Brexit talks between Britain and the EU have not made "massive steps forward", according to the EU's chief negotiator. The announcement comes at the end of the fifth round of talks and casts doubt on the chances of trade talks starting before a key EU summit.
Speaking from Brussels, the EU's chief Brexit negotiator, Michel Barnier, said: "We worked constructively. We clarified certain points. Without making massive steps forward."
Stood alongside the UK's Brexit Secretary David Davis, Barnier said that Theresa May's Florence Speech had given "momentum to these negotiations" but that there was a "disturbing" deadlock over the size of the bill the UK pays to the EU.
He also stated that he would not recommend to EU leaders that talks enter the next stage.
David Davis said that "these issues are not easy" but the government was taking a "pragmatic approach" to help breach the deadlock.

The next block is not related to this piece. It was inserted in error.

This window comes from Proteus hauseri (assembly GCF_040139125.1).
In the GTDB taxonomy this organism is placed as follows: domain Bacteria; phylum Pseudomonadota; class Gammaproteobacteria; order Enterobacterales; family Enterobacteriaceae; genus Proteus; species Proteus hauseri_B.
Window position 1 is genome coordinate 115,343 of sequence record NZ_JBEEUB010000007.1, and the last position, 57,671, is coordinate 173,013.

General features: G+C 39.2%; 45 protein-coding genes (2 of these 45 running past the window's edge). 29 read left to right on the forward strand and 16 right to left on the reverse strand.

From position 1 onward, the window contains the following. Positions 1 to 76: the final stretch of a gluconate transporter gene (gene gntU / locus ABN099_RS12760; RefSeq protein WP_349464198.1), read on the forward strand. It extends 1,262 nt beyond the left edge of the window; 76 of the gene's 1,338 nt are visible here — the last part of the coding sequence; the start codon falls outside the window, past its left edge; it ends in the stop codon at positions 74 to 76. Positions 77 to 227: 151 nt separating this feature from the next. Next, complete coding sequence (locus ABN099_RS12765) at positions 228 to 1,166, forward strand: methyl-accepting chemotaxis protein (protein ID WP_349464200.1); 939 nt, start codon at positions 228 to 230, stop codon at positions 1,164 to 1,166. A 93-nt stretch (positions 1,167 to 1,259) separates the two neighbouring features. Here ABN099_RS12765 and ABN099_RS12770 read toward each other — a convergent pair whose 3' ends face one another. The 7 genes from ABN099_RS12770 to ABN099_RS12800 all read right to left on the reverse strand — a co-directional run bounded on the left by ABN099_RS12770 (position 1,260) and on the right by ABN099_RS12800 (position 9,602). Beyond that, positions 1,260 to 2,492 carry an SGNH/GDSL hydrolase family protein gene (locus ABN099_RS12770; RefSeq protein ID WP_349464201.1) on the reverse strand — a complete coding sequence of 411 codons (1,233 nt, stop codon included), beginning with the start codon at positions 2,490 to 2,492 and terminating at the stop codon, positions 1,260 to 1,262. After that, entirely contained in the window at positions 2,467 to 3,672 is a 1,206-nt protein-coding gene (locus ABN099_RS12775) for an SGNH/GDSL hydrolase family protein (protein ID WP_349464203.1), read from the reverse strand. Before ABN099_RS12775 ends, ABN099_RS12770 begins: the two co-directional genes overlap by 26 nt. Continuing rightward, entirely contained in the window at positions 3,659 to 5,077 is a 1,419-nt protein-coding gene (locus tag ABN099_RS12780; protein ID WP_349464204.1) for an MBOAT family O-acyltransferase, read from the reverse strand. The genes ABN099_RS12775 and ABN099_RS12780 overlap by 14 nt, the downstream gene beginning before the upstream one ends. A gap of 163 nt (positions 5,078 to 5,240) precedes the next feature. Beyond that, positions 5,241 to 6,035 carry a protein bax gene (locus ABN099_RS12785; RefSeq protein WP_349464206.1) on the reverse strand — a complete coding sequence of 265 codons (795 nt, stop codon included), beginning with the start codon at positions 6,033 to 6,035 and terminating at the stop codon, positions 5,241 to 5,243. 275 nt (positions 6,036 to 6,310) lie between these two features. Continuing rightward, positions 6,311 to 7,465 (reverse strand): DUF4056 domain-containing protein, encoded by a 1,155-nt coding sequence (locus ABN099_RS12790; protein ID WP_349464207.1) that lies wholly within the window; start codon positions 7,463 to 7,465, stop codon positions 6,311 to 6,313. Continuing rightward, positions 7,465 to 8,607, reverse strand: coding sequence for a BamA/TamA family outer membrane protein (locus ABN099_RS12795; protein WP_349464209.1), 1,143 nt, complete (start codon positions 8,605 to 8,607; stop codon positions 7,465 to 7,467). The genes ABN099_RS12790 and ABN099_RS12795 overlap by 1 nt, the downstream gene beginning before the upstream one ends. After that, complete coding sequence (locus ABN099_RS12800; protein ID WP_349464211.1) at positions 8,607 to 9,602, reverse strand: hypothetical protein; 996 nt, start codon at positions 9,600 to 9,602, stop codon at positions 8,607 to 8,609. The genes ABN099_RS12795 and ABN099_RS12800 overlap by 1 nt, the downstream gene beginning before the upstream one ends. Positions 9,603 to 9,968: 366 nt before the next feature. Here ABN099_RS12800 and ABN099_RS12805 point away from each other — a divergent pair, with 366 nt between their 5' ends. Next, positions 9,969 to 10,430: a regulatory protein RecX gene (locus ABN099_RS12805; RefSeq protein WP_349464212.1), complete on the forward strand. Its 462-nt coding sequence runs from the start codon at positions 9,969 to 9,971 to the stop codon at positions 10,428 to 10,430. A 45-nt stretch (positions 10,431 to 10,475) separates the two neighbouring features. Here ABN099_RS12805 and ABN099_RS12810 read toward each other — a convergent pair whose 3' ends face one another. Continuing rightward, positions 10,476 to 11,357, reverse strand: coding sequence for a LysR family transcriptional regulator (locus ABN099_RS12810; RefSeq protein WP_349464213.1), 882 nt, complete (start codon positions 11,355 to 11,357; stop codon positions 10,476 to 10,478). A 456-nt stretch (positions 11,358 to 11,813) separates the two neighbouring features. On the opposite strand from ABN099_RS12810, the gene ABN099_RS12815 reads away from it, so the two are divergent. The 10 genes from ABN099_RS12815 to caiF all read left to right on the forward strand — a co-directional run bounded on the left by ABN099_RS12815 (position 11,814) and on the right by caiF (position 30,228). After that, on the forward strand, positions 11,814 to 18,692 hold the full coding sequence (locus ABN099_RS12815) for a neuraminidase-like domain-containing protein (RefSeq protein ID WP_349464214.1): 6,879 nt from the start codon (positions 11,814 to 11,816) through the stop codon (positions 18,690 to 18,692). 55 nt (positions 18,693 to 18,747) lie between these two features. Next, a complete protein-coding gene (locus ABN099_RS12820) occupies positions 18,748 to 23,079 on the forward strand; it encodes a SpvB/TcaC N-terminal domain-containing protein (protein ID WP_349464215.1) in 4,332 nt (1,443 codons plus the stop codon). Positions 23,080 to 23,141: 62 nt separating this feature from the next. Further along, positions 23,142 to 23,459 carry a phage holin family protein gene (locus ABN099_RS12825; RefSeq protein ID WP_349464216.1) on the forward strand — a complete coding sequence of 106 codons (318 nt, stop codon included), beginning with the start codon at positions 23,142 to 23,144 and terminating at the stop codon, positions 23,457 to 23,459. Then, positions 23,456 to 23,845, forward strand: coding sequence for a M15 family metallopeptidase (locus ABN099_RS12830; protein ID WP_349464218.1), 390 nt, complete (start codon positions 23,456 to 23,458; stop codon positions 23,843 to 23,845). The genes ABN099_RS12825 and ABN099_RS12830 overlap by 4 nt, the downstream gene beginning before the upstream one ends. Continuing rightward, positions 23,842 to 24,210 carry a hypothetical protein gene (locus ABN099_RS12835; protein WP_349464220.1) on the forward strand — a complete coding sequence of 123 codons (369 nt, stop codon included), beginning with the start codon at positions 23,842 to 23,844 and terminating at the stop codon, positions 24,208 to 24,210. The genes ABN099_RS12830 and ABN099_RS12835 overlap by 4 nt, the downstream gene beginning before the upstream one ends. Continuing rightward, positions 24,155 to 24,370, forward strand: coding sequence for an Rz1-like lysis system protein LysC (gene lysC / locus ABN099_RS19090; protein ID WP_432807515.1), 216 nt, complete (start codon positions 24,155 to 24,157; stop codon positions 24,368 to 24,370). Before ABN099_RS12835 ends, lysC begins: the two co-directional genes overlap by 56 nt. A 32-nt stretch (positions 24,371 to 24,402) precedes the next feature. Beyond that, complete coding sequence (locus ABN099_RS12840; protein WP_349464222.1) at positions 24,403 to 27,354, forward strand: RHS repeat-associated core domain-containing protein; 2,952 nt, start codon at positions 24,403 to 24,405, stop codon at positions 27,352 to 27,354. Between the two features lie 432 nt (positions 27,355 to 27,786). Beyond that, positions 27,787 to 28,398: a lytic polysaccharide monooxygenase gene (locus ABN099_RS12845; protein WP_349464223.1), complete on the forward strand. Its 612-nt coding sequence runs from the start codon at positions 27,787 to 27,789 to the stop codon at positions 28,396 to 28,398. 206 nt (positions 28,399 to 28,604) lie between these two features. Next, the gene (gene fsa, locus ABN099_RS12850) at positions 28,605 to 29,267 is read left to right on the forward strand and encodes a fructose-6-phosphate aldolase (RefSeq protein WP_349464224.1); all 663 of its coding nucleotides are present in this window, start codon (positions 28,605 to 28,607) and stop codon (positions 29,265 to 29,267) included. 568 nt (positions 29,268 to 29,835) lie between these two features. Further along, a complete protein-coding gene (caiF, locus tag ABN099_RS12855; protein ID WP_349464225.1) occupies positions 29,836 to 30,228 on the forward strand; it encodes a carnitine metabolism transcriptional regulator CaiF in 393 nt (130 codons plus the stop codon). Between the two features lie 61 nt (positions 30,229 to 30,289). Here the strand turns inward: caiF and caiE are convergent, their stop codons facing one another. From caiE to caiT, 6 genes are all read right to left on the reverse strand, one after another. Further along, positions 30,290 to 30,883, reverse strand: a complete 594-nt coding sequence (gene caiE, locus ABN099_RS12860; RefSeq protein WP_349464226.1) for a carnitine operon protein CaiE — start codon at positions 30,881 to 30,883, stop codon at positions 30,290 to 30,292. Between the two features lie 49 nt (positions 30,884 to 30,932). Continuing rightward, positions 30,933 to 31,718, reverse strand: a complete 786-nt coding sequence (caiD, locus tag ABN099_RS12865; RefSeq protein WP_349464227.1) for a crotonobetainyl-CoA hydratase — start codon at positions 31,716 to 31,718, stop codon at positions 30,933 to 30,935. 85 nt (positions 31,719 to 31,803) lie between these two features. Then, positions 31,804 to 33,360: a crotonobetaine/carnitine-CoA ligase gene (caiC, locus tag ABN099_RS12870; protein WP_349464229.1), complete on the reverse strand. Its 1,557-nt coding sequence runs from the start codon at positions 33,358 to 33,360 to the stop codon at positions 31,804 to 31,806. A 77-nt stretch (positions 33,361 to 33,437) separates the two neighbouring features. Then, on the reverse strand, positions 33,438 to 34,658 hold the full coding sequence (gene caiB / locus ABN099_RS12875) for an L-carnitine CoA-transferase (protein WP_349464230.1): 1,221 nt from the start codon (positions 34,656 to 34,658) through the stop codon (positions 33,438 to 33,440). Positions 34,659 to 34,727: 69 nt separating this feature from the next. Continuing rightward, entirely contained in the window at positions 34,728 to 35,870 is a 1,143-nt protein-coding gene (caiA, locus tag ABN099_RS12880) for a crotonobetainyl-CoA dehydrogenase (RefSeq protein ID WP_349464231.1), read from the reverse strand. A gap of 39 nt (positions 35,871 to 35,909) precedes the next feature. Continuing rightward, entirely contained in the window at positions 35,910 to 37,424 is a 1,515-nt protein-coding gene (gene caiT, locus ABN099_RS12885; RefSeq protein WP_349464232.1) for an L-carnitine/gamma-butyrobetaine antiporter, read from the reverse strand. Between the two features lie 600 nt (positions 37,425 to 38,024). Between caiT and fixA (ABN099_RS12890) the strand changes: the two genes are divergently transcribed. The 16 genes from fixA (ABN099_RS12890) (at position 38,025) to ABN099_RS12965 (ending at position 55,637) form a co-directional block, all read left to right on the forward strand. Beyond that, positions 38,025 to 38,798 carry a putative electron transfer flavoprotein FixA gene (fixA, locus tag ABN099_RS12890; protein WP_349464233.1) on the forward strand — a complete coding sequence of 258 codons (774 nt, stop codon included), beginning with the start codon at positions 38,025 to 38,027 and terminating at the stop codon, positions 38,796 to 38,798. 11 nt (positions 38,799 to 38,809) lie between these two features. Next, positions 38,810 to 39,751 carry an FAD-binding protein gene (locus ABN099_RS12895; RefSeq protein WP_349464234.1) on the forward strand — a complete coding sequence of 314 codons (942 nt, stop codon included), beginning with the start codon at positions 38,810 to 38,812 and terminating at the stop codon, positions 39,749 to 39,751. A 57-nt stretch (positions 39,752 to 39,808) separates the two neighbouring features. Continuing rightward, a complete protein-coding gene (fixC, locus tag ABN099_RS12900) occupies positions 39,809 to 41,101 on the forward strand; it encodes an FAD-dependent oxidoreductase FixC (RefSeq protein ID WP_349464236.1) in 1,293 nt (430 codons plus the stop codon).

But in a breakthrough, Davis was able to offer clarity to EU citizens living inside the UK by confirming that EU nationals who already have permanent residence will be able to exchange for settled status without a need for a new application
Concerns remain over whether the two sides will be able to reach a deal, but Barnier warned that "no deal would be a bad deal" and that the EU would be prepared for all eventualities.
The fifth round of talks were the last before a major EU summit that will be taking place in December. It is there that EU leaders will decide whether enough progress has been made to commence trade talks.
During Wednesday's PMQs, Theresa May indicated that she was still pushing for an exit on time at the end of March 2019.